Some like it hot, but everyone likes it in color

As a designer, you’ll likely run into some interesting if not humorous situations while toiling over your work. Recently a few designers and I presented some ideas to one of our project leads, to rave reviews and precisely the feedback we sought. But after the meeting, we were chided by some for spending too much time “making it pretty,” as they say. We shouldn’t have put so much time into these comps, they said, as just a few of the many comps were approved (a side note – comps that are rejected are just as profitable as those accepted, as you gain much from learning what won’t work).

After the next round of design, and against our better judgment, we presented some wireframes to help communicate the new ideas. As we knew would happen, the same people who wanted less had a very hard time understanding less. In fact, one guy had me in stitches as he said something like, “I really think we need less text and more images inside these boxes here.” Of course, that preceded several emails back and forth discussing the intention of the wireframes and yes, “depiction of the Savior” would actually be replaced with an image, and no there wouldn’t be so many 1px box outlines in the final comp.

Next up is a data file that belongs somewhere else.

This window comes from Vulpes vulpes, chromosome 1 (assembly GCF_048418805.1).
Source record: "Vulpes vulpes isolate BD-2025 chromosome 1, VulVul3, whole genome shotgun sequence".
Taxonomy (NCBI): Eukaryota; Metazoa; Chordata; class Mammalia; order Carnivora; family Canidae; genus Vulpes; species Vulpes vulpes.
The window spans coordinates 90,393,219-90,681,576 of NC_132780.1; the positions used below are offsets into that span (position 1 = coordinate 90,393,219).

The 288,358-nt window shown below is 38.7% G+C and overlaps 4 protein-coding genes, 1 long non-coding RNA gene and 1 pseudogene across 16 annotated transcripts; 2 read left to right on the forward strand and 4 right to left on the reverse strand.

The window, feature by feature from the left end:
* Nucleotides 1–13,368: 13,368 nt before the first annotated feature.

Most importantly, the ideas we wanted to present were lost. Even those who understood wireframes were uninspired by the bleakness of the PDF, as the grays and text had no power to engage or stimulate. Little discussion of the core ideas ensued.

Lesson reiterated: if you want to communicate, put the time into it, and make it good. Most people, including designers, have a really hard time understanding your creative ideas without color and imagery. Boxes, shades of gray, and text labels do very little to communicate the vivid landscapes in your head. Put it in color and put your heart into it if you want people to react and be inspired, enthralled, or completely disgusted with it. Because even throat-cutting rejection is better than the silence that can only come from a wireframe.

posted by Jason Lynes on Monday, Oct 29, 2007
tagged with work